The idea that the morphological variation we see today can be interpreted in terms of glacial history is an old one (Macpherson 1965). Others have argued that although stoats, for example, recolonized the deglaciated areas of North America from different stocks, the present differences among their descendants might just as easily be explained as adaptations to local environmental conditions. Eger (1990) used a sophisticated analysis of13 craniometric characters of stoats collected from across North America to distinguish between these possibilities. She concluded that present variation in skull size, which reflects body size, one of the key characters of life for any animal (Chapter 4), is better explained by local climatic conditions than by ancestry. Natural selection keeps a relentless scrutiny on all creatures, and those that, like weasels, maintain high levels of genetic variability and breed rapidly are able to respond quickly to changes in local conditions. That means that their most important physical characteristics, including body size, say more about their present environment than about range changes and recolonization in response to glacial advance and retreat. This process has long ago superimposed contemporary local adaptation upon any size differences that might have developed during isolation in glacial refugia.
On the other hand, the fine details of differences in skull shape have no such dire ecological consequences, so it might be expected to retain traces of differences in ancestry for much longer. Eger's analysis confirmed that this is so. Variation in skull shape of North American stoats is not closely correlated with local climate; rather, discontinuities in geographic pattern are, indeed, consistent with the refugium hypothesis. Eger identified distinct groups of samples that were probably descended from three different ancestral refugial populations in Beringia, in eastern North America, and on the west coast.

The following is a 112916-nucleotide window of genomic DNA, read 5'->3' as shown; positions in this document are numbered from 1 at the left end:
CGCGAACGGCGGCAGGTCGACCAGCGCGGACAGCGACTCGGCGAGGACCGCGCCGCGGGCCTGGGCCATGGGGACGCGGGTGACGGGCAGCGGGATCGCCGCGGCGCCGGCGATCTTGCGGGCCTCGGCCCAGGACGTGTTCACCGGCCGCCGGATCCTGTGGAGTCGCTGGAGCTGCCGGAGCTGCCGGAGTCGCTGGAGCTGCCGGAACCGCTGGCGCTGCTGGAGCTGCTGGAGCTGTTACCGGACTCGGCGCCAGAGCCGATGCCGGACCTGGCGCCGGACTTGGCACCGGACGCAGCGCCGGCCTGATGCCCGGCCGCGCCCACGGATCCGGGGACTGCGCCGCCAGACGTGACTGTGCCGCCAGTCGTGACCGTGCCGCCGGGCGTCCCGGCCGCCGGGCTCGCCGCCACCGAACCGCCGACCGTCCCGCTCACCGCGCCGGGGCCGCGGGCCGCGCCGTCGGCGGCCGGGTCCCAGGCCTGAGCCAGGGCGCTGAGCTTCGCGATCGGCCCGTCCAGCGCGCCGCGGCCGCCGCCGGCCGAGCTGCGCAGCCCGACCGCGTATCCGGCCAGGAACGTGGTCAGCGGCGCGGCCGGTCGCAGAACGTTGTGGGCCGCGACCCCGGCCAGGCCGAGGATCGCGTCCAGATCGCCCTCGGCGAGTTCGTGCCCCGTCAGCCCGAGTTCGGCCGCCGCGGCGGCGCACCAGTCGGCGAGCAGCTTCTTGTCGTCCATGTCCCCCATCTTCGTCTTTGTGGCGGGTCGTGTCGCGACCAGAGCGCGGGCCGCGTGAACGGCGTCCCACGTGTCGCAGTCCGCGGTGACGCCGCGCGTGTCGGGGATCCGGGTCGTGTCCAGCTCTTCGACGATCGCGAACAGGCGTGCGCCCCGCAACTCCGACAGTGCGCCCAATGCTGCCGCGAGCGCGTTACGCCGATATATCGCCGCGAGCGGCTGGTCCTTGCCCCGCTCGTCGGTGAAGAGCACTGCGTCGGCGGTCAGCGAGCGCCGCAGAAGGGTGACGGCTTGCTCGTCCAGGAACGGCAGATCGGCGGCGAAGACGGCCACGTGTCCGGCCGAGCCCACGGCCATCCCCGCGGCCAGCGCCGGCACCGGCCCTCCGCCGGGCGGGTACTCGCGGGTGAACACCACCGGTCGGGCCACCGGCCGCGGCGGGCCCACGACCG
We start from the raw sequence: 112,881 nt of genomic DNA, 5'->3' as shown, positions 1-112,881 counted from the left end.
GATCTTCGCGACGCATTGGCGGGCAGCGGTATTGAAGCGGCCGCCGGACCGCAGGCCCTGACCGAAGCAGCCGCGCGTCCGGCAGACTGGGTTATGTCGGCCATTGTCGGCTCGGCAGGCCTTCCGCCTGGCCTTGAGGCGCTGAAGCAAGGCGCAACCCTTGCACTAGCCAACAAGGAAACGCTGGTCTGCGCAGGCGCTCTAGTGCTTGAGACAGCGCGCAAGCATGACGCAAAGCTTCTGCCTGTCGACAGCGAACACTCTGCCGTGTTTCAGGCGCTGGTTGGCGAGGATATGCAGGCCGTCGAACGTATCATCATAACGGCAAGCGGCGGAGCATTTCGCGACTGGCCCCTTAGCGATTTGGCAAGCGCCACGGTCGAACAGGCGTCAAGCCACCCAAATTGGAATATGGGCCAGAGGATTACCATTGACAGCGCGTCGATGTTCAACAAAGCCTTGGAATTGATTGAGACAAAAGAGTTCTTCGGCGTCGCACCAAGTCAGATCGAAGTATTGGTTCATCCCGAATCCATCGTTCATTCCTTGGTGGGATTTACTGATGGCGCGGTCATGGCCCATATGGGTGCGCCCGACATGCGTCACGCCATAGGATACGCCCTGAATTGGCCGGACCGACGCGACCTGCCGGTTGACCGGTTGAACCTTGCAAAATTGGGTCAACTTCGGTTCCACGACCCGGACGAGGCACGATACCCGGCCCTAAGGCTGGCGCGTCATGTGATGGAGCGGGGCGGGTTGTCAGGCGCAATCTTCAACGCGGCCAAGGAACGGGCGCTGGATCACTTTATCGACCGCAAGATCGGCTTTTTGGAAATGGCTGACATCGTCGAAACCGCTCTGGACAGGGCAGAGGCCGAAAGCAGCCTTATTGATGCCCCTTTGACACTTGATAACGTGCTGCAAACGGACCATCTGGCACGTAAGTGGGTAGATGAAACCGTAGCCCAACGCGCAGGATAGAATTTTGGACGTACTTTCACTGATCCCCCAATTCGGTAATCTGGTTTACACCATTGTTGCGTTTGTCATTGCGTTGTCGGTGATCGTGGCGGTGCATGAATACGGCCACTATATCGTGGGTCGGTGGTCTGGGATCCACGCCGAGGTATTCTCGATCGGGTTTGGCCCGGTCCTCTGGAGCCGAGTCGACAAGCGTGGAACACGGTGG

Glacial history helps explain a lot about modern populations, including puzzling observations that cannot sensibly be explained any other way. In Europe during glacial periods, the least weasel, the northern form now typical of colder climates, once occupied the continental plain north of the Alps and also the valleys between the high mountains of Switzerland and Austria. As the glaciers melted, the mountains provided a cold-climate refuge to which least weasels could retreat, and they survive into the present day, long after the surrounding lowlands had been reclaimed by the common weasel moving north from warmer climates. In Switzerland, the least weasel (often called the pygmy weasel there) is now found only at high elevation, while common weasels occupy the intervening valleys (Güttinger & Müller 1988).
The difference in appearance between the two hinges on genetically determined characters; the local details of their distributions confirm that these differences are determined by history rather than contemporary conditions. For example, in some places both whitening and nonwhitening races of weasels live in similar environments, and the conditions associated with whitening in stoats seem to be quite different from those associated with whitening in least weasels living nearby (Güttinger & Müller 1988). These differences seem to be more easily explained on the grounds of ancestry than of ecology (Chapter 3).
Was this article helpful?